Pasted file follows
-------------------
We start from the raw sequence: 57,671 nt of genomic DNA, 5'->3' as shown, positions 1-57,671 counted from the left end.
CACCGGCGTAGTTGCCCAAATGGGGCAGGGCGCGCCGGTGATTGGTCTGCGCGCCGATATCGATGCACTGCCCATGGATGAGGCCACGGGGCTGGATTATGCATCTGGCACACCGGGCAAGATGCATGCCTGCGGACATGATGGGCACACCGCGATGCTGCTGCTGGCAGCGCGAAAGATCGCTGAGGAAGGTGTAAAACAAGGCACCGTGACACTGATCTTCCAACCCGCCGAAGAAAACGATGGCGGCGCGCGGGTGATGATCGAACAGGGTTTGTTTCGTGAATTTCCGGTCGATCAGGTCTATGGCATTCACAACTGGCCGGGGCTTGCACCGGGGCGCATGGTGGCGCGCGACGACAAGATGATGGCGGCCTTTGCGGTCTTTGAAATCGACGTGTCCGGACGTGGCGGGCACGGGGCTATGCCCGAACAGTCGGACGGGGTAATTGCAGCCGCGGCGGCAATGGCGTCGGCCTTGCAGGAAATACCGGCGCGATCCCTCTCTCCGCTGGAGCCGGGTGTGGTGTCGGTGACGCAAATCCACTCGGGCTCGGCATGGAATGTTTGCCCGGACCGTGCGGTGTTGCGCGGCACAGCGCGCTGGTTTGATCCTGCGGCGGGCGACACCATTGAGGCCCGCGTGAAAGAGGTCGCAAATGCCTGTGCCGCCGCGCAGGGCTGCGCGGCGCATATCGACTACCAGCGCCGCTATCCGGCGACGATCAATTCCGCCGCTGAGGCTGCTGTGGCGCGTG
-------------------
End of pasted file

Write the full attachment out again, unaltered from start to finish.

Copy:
We start from the raw sequence: 57,671 nt of genomic DNA, 5'->3' as shown, positions 1-57,671 counted from the left end.
CACCGGCGTAGTTGCCCAAATGGGGCAGGGCGCGCCGGTGATTGGTCTGCGCGCCGATATCGATGCACTGCCCATGGATGAGGCCACGGGGCTGGATTATGCATCTGGCACACCGGGCAAGATGCATGCCTGCGGACATGATGGGCACACCGCGATGCTGCTGCTGGCAGCGCGAAAGATCGCTGAGGAAGGTGTAAAACAAGGCACCGTGACACTGATCTTCCAACCCGCCGAAGAAAACGATGGCGGCGCGCGGGTGATGATCGAACAGGGTTTGTTTCGTGAATTTCCGGTCGATCAGGTCTATGGCATTCACAACTGGCCGGGGCTTGCACCGGGGCGCATGGTGGCGCGCGACGACAAGATGATGGCGGCCTTTGCGGTCTTTGAAATCGACGTGTCCGGACGTGGCGGGCACGGGGCTATGCCCGAACAGTCGGACGGGGTAATTGCAGCCGCGGCGGCAATGGCGTCGGCCTTGCAGGAAATACCGGCGCGATCCCTCTCTCCGCTGGAGCCGGGTGTGGTGTCGGTGACGCAAATCCACTCGGGCTCGGCATGGAATGTTTGCCCGGACCGTGCGGTGTTGCGCGGCACAGCGCGCTGGTTTGATCCTGCGGCGGGCGACACCATTGAGGCCCGCGTGAAAGAGGTCGCAAATGCCTGTGCCGCCGCGCAGGGCTGCGCGGCGCATATCGACTACCAGCGCCGCTATCCGGCGACGATCAATTCCGCCGCTGAGGCTGCTGTGGCGCGTG